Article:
Carroll County looks ahead to 2020 census, new response methods available

Carroll County looks ahead to 2020 census, new response methods available
Del. Haven Shoemaker, Commissioner Ed Rothstein, Commissioner Richard Weaver, Commissioner Stephen Wantz, Maryland Census Director Audra Harrison, U.S. Census Bureau Partnership Coordinator Ronald Brown, and Partnership Specialist Daniel Jones mark the census with a proclamation. (Mary Grace Keller / Carroll County Times)

The 2020 census will be like none before it. Residents will be able to respond online or via phone to be counted in the census, which is required by the U.S. Constitution and has been conducted every 10 years since 1790.

“We’re doing something that has never been done before in the history of the census,” said Ronald Brown, U.S. Census Bureau partnership coordinator for Maryland, at a kickoff event in Westminster.


Residents will have options of responding to the census online, calling a toll-free telephone number or mailing a form back to the U.S. Census Bureau, Brown said.

Carroll County Commissioners on Monday proclaimed June 10, 2019 as Carroll County 2020 Census Awareness and Complete Count Committee Day — nine months before the counting is scheduled to begin.

Everyone counts when it comes to the census.

Census data affects redistricting, education, welfare programs, transportation, the number of representatives in Congress and more, Maryland Census Director Audra Harrison and Del. Haven Shoemaker said.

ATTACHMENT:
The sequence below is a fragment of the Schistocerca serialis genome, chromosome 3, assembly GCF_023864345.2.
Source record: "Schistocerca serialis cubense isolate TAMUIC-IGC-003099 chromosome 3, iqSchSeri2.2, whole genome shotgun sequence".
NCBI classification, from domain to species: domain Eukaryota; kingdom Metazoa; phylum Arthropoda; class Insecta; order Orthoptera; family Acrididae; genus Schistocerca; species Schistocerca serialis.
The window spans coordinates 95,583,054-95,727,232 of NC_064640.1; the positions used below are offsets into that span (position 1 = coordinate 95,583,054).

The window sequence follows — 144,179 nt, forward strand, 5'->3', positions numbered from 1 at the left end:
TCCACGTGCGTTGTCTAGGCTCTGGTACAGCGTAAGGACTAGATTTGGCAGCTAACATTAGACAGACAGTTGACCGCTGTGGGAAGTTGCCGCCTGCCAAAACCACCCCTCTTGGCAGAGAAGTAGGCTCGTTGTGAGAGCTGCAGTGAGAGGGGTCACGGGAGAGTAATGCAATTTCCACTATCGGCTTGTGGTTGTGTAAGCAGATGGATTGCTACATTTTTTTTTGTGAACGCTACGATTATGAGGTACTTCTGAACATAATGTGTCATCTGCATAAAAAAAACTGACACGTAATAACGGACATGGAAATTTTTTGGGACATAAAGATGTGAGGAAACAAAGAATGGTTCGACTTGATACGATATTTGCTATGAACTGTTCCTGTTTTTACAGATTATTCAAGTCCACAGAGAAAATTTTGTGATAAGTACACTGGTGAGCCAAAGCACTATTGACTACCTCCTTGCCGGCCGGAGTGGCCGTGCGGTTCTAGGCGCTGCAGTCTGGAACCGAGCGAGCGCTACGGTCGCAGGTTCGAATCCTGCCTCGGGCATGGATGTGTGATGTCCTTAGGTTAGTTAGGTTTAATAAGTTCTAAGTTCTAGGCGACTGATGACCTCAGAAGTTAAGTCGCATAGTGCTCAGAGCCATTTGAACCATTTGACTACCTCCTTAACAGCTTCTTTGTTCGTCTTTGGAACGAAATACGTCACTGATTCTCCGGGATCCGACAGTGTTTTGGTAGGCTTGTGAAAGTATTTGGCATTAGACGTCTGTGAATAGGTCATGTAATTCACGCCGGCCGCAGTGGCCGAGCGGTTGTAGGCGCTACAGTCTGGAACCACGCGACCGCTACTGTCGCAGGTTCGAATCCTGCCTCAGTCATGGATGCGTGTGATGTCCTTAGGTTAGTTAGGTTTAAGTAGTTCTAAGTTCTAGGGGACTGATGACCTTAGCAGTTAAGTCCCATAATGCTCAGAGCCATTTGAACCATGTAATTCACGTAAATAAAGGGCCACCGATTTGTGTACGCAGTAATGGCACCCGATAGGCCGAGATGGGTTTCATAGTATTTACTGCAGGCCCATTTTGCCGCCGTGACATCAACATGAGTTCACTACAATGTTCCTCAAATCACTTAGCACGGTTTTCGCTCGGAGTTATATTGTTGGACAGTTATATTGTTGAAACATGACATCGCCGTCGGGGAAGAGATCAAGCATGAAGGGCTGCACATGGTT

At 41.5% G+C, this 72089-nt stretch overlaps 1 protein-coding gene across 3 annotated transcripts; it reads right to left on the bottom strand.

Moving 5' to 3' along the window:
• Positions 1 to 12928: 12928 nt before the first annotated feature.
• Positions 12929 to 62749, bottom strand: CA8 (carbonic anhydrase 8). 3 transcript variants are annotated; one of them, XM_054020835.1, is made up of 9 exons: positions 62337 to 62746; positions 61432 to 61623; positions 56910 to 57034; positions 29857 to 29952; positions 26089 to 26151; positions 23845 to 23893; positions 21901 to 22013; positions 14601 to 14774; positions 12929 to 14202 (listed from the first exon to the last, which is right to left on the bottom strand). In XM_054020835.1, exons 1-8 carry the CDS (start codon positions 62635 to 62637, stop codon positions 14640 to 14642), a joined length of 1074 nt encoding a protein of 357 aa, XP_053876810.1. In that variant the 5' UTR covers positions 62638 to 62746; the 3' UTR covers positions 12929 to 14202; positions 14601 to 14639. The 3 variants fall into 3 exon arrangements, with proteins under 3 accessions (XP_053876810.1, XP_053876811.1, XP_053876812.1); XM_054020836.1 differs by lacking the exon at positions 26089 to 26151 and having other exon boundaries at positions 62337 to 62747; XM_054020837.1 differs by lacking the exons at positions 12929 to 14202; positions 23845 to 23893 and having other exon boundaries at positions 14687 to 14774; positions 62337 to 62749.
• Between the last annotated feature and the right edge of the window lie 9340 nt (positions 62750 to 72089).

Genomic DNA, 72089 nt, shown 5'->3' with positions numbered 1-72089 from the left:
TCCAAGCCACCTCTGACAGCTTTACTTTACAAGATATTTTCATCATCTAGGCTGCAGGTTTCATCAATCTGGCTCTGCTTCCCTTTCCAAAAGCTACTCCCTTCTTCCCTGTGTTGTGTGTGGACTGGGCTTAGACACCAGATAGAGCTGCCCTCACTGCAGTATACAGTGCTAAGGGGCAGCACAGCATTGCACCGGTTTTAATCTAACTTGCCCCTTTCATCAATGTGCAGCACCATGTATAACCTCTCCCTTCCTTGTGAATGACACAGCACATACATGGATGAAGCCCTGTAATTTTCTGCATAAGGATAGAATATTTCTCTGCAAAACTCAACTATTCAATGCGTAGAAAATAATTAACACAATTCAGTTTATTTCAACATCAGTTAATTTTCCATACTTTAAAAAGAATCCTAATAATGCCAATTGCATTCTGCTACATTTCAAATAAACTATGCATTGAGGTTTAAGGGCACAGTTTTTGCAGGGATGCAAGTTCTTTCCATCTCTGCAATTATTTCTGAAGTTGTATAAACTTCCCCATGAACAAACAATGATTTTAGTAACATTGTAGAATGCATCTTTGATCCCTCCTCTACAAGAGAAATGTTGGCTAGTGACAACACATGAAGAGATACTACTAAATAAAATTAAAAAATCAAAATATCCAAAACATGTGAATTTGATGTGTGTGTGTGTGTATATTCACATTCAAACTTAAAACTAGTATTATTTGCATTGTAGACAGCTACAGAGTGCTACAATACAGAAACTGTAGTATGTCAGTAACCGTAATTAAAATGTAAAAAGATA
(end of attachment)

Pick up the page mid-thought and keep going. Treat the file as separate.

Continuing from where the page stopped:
“Working with the state, we have learned that for every person missed that represents approximately $1,820 per person,” Brown said. “Over a 10-year period of time, you’re talking about $18,000 that could be missed based on a person being missed in Maryland.”

The federal government allocates more than $675 billion annually based on the data it receives from the census, according to a Maryland Census fact sheet.

“You can stand on almost any street in this country and demonstrate something that was funded through the use of census data,” Harrison said.

Although options were previously limited to the mail, that did not stop Carroll County from having the best 2010 response rate in the state at 83 percent, according to Maryland Census. The decade before, Carroll tied with Howard County for highest response at 84 percent. Harrison is hoping for a repeat.

“Carroll County is a very active, engaged community of families and neighbors,” Harrison said after the meeting. “There is a high sense of civic duty in Carroll County.”

The census form consists of 10 questions, which should take no more than 15 minutes to fill out, according to Harrison. Residents can expect postcards from the bureau between March 12 and 20, 2020, inviting people to respond online (some households will receive paper questionnaires), then a reminder letter between March 16 and 24, Harrison said. Printed forms will be mailed to residents slightly later than in the past, mid-April or early May, Harrison said, urging people to make senior citizens aware of this change.

Commissioner Stephen Wantz, R-District 1, recognized the fear some people may have of the government acting as “big brother” with census data, but said “that is the furthest from the truth.”

“We do not share with anyone outside of the Census Bureau,” Brown said. “Yes, we will share the population numbers and how the populations have changed in communities. But we don't share any personal identifiable information with anyone, not with the FBI, not with ICE, not with the IRS, not with the social service departments.”

Census bureau employees take an oath to protect the information they receive, according to Brown.

To help the census go as smoothly as possible in Carroll County, approximately 30 local people representing various organizations and communities will serve on the Census Complete Count Committee. After the proclamation Monday, they underwent training for the year ahead.